By Thilo Graf
This pdf from White Haired Man is 34 pages long, 1 page front cover, 1 page blank inside the front cover, 1 page editorial/SRD, 1 page sketch token concept art, 1 page ToC, 1 page back cover, leaving 28 pages of content, so let’s check this out!
The Kith’takharos-region is the mini-setting of White Haired Man and is essentially a trading post in an inhospitable swamp that lives off the sales off rare swamp plants. The adventure begins with the PCs arriving in the region and has the local arm of the law, Dorian Orsolova, explain the local laws to them – the few that exist, that is. One of them, e.g. is “Murder or attempted murder without fair cause is illegal”. While adventurer-friendly, this law in particular makes clear that Kith’takharos is anything but a safe place to be. It should be noted that some maps are provided of the overall region and the village, unfortunately with a map-key (letters and numbers), the bane of my existence.
After the PCs have somewhat gotten used to the used environment, they get to listen to an old man’s rather long and interesting narrative and the get a job offer.
This being an adventure-review, the following paragraphs contain SPOILERS. Potential players may wish to jump to the conclusion.
Still here? All right! The PCs encounter a new contact, a man called Meryl Dunestal who works for one of the factions, the rather unscrupulous Transit Guild which negotiates and is a partner and rival for power of the Order of Jade Leaves. Meryl want the PCs to locate a missing man named Almus, who essentially was operating outside Kith’takharos’ law on behalf of the guild. Locating him, his route and whatever he has learned is the PC’s task. Boarding a skiff, they set out through the marshlands and hopefully avert the attack of the local rather deadly member of the wildlife in the form of a giant lizard at the locale of Almus’ boat. After following the trail, the PCs will have an encounter with the Swamp Men, a type of Lizardfolk that is not necessarily hostile and follow the trail to one of the scarce freshwater springs in the marshland.
There, the rare F’maso plant grows (which btw. gets its own b/w-artwork and might be interesting to the guilds) and the trail runs cold in a splatter of blood and signs of conflict – a swamp man-skeleton draped to a tree serves as another grim warning and then the PCs find an old temple, including a bloodied altar in the jungle. It should be noticed that the old temple comes with a player-friendly version of the map – commendable and something I’d love to see in more adventures. The exploration of the temple is neat – the players have to fight blood mosquito swarms and finally defeat a cultist of a dark god. It should be noted that both the swarm and the cultist come with rather extensive text to paraphrase to your players. Unfortunately, though, not all is well here: In one room, the PCs have to make ref-saves to balance (something usually done via acrobatics-checks in PFRPG) and in another room, there’s a 50% chance that the PCs get damaged by cold damage – a rather strange and clunky mechanic that is not per se conform with design standards. And then there’s the Blood Priest’s magic item: The staff is a quarterstaff +2, grants +3 to saves and enables the user to share pain thrice per day: I.e. for some rounds, an opponent takes the same damage the wielder does on a failed will save. This is the reward for a LEVEL 1 ADVENTURE! NO EFFIN’ WAY! First “Crypt of the Sun Lord” and now this one – for the challenges this adventure has for the PCs, the reward is utterly off the charts! A Ring of protection +3, e.g. is the equivalent of 18.000 GP and this staff is BETTER. Oh, but the staff also lacks crafting information or the like. While the staff needs to be activated via a gruesome sacrifice, this is STILL a very potent item and less scrupulous PCs will actively look for an NPC that is vile enough to warrant sacrifice. I’d encourage any DM to let this item vanish once the dark priest is vanquished, lest it tempt all but the good adventurers.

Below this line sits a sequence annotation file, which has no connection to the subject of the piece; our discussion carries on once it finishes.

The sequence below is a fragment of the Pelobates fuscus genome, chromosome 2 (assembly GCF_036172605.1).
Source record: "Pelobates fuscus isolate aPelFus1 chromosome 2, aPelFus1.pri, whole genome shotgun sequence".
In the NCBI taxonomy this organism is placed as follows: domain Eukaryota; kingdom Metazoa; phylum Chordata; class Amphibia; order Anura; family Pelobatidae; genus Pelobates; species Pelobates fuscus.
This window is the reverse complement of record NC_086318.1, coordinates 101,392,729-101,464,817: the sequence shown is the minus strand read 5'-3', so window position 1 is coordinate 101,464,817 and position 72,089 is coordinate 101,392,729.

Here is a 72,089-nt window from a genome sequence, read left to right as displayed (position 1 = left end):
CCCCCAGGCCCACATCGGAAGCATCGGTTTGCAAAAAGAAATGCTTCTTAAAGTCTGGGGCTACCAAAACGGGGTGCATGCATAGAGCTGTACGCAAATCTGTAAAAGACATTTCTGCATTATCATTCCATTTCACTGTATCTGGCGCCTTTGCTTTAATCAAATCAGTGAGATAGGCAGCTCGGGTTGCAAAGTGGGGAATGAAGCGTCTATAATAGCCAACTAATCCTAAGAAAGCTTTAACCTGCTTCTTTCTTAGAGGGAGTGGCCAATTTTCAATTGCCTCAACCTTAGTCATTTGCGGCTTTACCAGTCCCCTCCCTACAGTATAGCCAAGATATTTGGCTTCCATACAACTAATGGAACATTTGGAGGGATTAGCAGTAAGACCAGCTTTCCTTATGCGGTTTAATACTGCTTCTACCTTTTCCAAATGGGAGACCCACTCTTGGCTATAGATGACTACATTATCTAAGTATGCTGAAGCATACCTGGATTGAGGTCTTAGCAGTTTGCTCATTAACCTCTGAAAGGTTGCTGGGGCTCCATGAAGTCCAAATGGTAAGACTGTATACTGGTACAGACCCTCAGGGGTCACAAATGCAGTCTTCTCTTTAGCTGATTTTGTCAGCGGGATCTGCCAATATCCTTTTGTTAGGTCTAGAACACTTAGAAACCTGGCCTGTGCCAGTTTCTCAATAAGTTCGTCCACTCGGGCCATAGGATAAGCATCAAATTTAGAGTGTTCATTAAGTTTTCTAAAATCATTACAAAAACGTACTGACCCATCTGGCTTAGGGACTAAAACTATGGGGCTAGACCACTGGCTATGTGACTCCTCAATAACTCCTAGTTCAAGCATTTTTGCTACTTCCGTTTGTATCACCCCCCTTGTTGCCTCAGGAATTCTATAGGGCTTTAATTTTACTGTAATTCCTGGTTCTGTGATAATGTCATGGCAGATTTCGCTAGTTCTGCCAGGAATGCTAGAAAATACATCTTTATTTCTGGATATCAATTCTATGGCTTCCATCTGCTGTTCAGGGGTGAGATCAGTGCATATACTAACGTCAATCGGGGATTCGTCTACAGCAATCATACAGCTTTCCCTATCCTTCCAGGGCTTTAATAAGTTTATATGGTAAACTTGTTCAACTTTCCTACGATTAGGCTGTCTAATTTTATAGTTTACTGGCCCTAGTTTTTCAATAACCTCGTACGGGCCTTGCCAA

Upon their return, the adventure concludes with some suggestions for following up adventures and even a potential conflict with the Jade Leaf or an improved standing with the Transit Guild. Resourceful PCs could smell smuggling opportunities and should by now have a good idea of this mini-setting and its components.
Editing and formatting are good, though some slightly awkward wordings sometimes disturb the otherwise nice flow of the long (players might get bored listening to that much text) narratives. Layout adheres to a rather printer-friendly, 2-column standard and comes with quite a bunch of artworks for several key-scenes and figures, which I quite frankly didn’t expect at this price-point. The pdf comes with bookmarks and the full color maps are neat – especially the player-friendly map is a nice bonus at this low price point. It should also be noted that the pdf is linked, so you can easily jump from paragraph to images etc. Kith’takharos is an interesting location and this adventure is a neat introduction to the locale that gets the players involved in the local politics. While the locale, narratives etc. are nice, it is obvious that this pdf is a first offering for PFRPG in that it breaks a couple of design-standards and mechanics, as mentioned in my review. Thus, in spite of an overall good presentation and ok exposition/writing, I’d settle for a verdict of 2.5 stars and round down, for a final verdict of 2 stars.
Well Met in Kith’takharos is available from:
If you have enjoyed this review, please consider donating a small amount of money to help support this website.
Thank you for your support!
So what do you think?